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MCL treatment induced G2/M phase arrest, autophagy, DNA fragmentation, mitochondrial injury, and subsequently cell apoptosis in HCC cells. Activation of caspase and MAPK pathway was involved in MCL-induced apoptosis. In vitro and in vivo studies showed that up-regulation of truncated Bid (tBid) upon MCL treatment. Correlation analysis revealed that Bid expression was reversely associated with the IC50 of MCL. Bid suppression using Bid siRNA, BI-6C9 (Bid inhibitor) and Z-IETD-FMK (caspase 8 inhibitor) dramatically attenuated MCL-induced cell proliferation inhibition, caspase 3 activation, ΔΨm depolarization and apoptosis. In addition, combination of MCL and sorafenib exerted stronger lethal activity towards HCC in vitro and in vivo.
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Hypoglycemic polypeptide (PA) was extracted from Momordica charantia seeds with organic acid and ethanol and purified with Sephadex G-50 gel filtration and RP-HPLC. PA was judged as plant insulin on the base of the analysis of its SDS-PAGE electrophoresis and amino acid composition.
The limits obtained from the different physicochemical parameters of the individual eight herbal drugs and the marketed formulations could be used as reference standard for standardization of the anti-diabetic drugs in a quality control laboratory.
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Several trypsin inhibitor peptides (with 28-32 amino acid residues) belonging to the Cucurbitaceae (LA-1, LA-2, MCTI-I, CMTI-I, CMTI-III, CMTI-IV), characterized by a distinctive tertiary fold with three conserved disulphide bonds and with mostly arginine at their active centre, were modelled using the high-resolution X-ray structure of a homologous inhibitor, MCTI-II, isolated from bitter gourd. All the inhibitors were modelled in both their native and complexed state with the trypsin molecule, keeping the active site the same as was observed in the trypsin-MCTI-II complex, by homology modelling using the InsightII program. The minimized energy profile supported the binding constants (binding behaviour) of the inhibitor-trypsin complexes in the solution state. A difference accessible surface area (DASA) study of the trypsin with and without inhibitors revealed the subsites of trypsin where the inhibitors bind. It revealed that the role of mutation of these peptides through evolution is to modulate their inhibitory function depending on the biological need rather than changing the overall structural folding characteristics which are highly conserved. The minor changes of amino acids in the non-conserved regions do not influence significantly the basic conformational and interactional sequences at the trypsin binding subsites during complex formation.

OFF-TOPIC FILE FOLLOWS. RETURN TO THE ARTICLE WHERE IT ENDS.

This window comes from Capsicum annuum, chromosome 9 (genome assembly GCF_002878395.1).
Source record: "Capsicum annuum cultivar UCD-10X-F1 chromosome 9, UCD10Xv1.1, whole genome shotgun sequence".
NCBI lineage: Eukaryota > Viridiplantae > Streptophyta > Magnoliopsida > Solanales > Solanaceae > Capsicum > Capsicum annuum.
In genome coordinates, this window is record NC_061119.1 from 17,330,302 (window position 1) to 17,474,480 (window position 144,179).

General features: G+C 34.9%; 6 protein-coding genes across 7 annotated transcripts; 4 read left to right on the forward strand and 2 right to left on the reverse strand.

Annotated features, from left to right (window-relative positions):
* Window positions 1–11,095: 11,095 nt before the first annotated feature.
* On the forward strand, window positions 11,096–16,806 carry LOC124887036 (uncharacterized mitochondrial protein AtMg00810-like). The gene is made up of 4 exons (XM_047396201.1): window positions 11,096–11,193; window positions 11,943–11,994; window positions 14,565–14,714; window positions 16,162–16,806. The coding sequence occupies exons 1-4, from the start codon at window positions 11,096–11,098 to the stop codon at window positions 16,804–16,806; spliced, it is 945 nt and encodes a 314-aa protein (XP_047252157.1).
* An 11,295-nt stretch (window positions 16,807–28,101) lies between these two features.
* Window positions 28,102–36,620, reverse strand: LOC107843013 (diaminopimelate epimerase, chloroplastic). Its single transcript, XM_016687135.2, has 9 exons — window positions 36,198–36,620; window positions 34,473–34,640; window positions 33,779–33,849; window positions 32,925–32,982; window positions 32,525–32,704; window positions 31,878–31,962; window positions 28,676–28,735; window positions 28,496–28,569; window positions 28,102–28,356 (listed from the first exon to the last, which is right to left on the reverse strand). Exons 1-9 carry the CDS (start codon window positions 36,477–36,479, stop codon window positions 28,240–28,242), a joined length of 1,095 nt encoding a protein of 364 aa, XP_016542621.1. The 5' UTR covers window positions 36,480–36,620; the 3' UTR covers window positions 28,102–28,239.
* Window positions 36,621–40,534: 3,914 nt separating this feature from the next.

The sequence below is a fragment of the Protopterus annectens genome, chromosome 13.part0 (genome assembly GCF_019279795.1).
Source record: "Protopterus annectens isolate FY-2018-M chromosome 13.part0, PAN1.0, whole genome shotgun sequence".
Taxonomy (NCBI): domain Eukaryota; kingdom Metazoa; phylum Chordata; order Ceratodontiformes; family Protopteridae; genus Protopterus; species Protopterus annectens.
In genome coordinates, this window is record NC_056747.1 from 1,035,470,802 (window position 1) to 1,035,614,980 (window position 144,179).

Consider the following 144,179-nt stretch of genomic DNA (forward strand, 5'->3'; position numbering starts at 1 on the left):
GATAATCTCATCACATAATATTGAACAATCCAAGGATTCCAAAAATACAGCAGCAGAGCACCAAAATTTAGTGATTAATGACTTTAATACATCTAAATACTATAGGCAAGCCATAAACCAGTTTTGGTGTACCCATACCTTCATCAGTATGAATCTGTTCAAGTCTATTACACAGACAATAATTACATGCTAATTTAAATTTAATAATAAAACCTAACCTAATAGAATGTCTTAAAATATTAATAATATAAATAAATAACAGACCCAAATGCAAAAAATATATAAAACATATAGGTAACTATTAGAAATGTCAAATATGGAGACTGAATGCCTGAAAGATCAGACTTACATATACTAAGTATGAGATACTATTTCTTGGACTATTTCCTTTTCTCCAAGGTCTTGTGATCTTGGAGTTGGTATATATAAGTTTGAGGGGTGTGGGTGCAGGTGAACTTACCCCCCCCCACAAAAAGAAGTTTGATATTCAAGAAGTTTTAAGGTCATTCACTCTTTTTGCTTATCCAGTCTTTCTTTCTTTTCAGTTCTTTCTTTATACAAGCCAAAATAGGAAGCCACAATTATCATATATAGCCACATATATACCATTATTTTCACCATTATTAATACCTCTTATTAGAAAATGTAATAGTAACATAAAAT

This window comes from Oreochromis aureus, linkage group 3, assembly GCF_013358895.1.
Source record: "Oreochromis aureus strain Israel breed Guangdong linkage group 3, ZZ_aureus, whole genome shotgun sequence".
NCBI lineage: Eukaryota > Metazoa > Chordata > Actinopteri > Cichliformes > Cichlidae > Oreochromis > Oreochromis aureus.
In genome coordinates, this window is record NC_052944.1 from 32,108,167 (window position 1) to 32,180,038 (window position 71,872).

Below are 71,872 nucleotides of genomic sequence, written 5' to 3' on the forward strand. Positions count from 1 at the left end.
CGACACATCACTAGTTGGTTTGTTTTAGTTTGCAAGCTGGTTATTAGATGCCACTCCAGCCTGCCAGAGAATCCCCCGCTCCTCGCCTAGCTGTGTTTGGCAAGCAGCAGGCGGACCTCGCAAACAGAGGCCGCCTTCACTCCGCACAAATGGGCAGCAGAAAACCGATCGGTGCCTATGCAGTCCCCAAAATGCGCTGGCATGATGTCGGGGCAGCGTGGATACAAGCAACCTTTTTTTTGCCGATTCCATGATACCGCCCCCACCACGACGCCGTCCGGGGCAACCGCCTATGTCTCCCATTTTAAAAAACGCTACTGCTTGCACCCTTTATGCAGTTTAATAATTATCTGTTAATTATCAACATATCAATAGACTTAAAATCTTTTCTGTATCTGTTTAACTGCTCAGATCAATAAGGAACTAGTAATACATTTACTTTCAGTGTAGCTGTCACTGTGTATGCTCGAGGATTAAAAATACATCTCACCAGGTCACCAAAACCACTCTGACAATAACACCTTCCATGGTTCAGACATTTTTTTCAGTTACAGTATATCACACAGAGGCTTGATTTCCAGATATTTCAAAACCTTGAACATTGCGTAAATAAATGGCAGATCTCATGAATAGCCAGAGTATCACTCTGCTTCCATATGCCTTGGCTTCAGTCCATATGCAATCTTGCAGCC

The aim of this study was to evaluate the enzymatic action of partially purified bitter gourd peroxidase for the degradation/decolorization of complex aromatic structures. Twenty-one dyes, with a wide spectrum of chemical groups, currently being used by the textile and other important industries have been selected for the study. Here, for the first time we have shown peroxidases from Momordica charantia (300 EU/gm of vegetable) to be highly effective in decolorizing industrially important dyes. Dye solutions, containing 50-200 mg dye/l, were used for the treatment with bitter gourd peroxidase (specific activity of 99.0 EU/mg protein). M. charantia peroxidases were able to decolorize most of the textile dyes by forming insoluble precipitate. When the textile dyes were treated with increasing concentration of enzyme, it was observed that greater fraction of the color was removed but four out of eight reactive dyes were recalcitrant to decolorization by bitter gourd peroxidase. Step-wise addition of enzyme to the decolorizing reaction mixture at the interval of 1h further enhanced the dye decolorization. The rate of decolorization was enhanced when the dyes were incubated with fixed quantity of enzyme for increasing times. Decolorization of non-textile dyes resulted in the degradation and removal of dyes from the solution without any precipitate formation. Decolorization rate was drastically increased when the textile and other industrially important non-textile dyes were treated with bitter gourd peroxidase in presence of 1.0 mM 1-hydroxybenzotriazole. Complex mixtures of dyes were prepared by taking three to four reactive textile and non-textile dyes in equal proportions. Each mixture was decolorized by more than 80% when treated with the enzyme in presence of 1.0 mM 1-hydroxybenzotriazole. Our data suggest that the peroxidase/mediator system is an effective biocatalyst for the treatment of effluents containing recalcitrant dyes from textile, dye manufacturing, dyeing and printing industries.